Really, though, there are two types of consistency that we can talk about. QuesTec might lead to inconsistent strike zones among particular umpires -- but perhaps that's a fair price to pay for greater consistency across the entire league. Unfortunately, QuesTec has failed on that front as well. Using a metric known as standard deviation, we can measure the distribution of ball-strike counts across all the umpires in the league. A higher standard deviation indicates a wider spread -- in other words, less consistency. If the QuesTec system is having its desired effect, encouraging umpires to call a standardized, rulebook strike zone when working in parks in which the system is installed, we'd expect the standard deviation to be lower in those games.
It isn't. In fact, the standard deviation of strike percentage between different umpires is virtually identical at QuesTec parks and at other parks. QuesTec is leading certain umpires to call their strike zones differently than they have in the past -- wider in some cases, tighter in others. It isn't leading them, as a group, to call the strike zone more consistently.
Perhaps we've been unfair. It might be politically correct for Sandy Alderson to talk about QuesTec as providing greater consistency -- consistency is one of those things that's hard to quarrel with. But there's little doubt that the league is also striving for greater accuracy. Tracking a Pedro Martinez slider as it crosses home plate is a difficult task even without a bat in your hands; it would be surprising if the ability to do so didn't vary, even among the best umpires in the world. Like it or not, the strike zone is a more important part of baseball today than it ever has been, and it's important to get these things right.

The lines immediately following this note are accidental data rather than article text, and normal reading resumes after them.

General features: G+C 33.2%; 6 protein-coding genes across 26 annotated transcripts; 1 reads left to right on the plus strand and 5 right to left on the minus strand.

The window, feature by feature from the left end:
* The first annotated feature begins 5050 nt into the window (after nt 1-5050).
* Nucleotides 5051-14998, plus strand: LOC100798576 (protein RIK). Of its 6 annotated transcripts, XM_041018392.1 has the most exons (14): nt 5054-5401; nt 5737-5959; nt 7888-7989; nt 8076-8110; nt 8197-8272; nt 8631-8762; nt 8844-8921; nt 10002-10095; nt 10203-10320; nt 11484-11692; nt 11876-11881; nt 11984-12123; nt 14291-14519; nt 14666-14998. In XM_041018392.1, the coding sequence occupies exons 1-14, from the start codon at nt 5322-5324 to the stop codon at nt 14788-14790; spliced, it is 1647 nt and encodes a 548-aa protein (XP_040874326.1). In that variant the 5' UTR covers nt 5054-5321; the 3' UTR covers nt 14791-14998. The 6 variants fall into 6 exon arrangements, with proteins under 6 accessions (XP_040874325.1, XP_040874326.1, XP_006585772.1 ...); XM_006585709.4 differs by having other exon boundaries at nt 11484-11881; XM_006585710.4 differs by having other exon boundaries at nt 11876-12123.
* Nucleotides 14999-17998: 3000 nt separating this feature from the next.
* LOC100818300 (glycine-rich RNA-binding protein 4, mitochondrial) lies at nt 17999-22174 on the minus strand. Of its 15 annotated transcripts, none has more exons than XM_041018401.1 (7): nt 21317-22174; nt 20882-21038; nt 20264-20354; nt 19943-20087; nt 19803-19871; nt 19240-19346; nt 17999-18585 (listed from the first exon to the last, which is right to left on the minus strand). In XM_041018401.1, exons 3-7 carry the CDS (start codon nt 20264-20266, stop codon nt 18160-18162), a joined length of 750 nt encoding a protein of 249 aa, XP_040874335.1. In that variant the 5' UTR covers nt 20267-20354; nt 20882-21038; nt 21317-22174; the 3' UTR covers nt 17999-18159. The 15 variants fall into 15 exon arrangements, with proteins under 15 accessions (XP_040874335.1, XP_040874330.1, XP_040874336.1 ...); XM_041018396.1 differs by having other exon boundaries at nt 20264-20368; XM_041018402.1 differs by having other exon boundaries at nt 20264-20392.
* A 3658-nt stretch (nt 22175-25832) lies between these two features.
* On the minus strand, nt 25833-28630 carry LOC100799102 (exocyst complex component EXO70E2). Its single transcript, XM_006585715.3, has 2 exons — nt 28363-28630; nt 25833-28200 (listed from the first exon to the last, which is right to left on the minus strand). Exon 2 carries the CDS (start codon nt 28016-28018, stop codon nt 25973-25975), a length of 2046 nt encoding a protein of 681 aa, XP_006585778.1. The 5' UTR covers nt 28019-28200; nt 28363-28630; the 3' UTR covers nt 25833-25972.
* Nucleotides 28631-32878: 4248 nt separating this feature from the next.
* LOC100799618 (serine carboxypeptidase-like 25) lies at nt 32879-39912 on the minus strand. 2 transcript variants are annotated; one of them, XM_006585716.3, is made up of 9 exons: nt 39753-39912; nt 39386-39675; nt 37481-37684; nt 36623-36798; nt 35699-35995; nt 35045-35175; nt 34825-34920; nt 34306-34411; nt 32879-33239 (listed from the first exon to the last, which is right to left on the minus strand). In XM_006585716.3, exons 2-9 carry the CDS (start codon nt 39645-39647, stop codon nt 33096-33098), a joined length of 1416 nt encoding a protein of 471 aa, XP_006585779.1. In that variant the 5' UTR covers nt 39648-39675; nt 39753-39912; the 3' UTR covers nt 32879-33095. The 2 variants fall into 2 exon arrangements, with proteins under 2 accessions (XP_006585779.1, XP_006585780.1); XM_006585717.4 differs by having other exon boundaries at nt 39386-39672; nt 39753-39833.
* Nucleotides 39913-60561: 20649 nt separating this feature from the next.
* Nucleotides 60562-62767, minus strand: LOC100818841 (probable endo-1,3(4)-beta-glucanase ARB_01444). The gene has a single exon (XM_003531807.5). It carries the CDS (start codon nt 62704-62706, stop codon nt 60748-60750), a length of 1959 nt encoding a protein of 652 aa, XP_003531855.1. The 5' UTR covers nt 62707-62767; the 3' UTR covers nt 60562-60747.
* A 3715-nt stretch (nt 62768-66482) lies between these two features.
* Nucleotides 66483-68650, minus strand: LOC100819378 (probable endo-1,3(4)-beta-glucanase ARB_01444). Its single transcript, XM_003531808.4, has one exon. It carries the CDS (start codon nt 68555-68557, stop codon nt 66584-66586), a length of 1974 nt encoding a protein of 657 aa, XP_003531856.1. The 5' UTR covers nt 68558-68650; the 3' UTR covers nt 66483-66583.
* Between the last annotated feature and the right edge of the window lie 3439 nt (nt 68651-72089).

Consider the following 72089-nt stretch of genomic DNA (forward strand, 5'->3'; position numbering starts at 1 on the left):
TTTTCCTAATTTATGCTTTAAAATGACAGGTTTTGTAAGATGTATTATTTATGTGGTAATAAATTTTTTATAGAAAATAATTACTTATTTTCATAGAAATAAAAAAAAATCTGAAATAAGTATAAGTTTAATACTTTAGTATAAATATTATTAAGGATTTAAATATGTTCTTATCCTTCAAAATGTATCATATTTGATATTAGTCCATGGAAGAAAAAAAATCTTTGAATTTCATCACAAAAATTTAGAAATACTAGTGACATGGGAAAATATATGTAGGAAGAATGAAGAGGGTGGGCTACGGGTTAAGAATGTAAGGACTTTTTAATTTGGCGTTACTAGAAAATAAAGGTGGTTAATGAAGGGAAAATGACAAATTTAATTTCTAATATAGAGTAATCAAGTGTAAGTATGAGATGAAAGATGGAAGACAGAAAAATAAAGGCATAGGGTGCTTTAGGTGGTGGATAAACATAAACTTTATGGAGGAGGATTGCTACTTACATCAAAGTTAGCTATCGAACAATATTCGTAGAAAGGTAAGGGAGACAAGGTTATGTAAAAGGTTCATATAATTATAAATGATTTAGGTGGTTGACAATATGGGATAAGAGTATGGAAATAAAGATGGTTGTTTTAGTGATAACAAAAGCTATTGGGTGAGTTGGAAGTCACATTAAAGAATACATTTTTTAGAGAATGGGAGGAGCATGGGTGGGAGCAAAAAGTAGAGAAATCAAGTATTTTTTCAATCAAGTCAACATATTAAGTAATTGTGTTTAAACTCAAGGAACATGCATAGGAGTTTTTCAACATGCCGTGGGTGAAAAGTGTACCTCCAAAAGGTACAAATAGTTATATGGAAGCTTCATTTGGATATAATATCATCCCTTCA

Alderson is correct that QuesTec has the potential to improve the game. But his talk of consistency needs to end here, at least until QuesTec is up and running at all 30 parks. It might be true, as the statistics he's cited suggest, that QuesTec doesn't make much difference on the average. The average winning percentage for the Atlanta Braves and the San Diego Padres is around .500; that doesn't tell you very much about how those teams are playing. Our numbers reveal that QuesTec has made a difference for individual umpires, each of whom has adapted to the system differently, and unpredictably.
The one thing that pitchers and hitters can agree upon is that it's not so important what sort of strike zone is called, so long as it is called consistently. It's possible that with proper training, proper calibration, and comprehensive implementation at all ballparks, the QuesTec system will eventually be able to provide for that. But it isn't there yet, and until it is, cameras everywhere will not be safe.
You can check out more work from the team of writers of the Baseball Prospectus at baseballprospectus.com.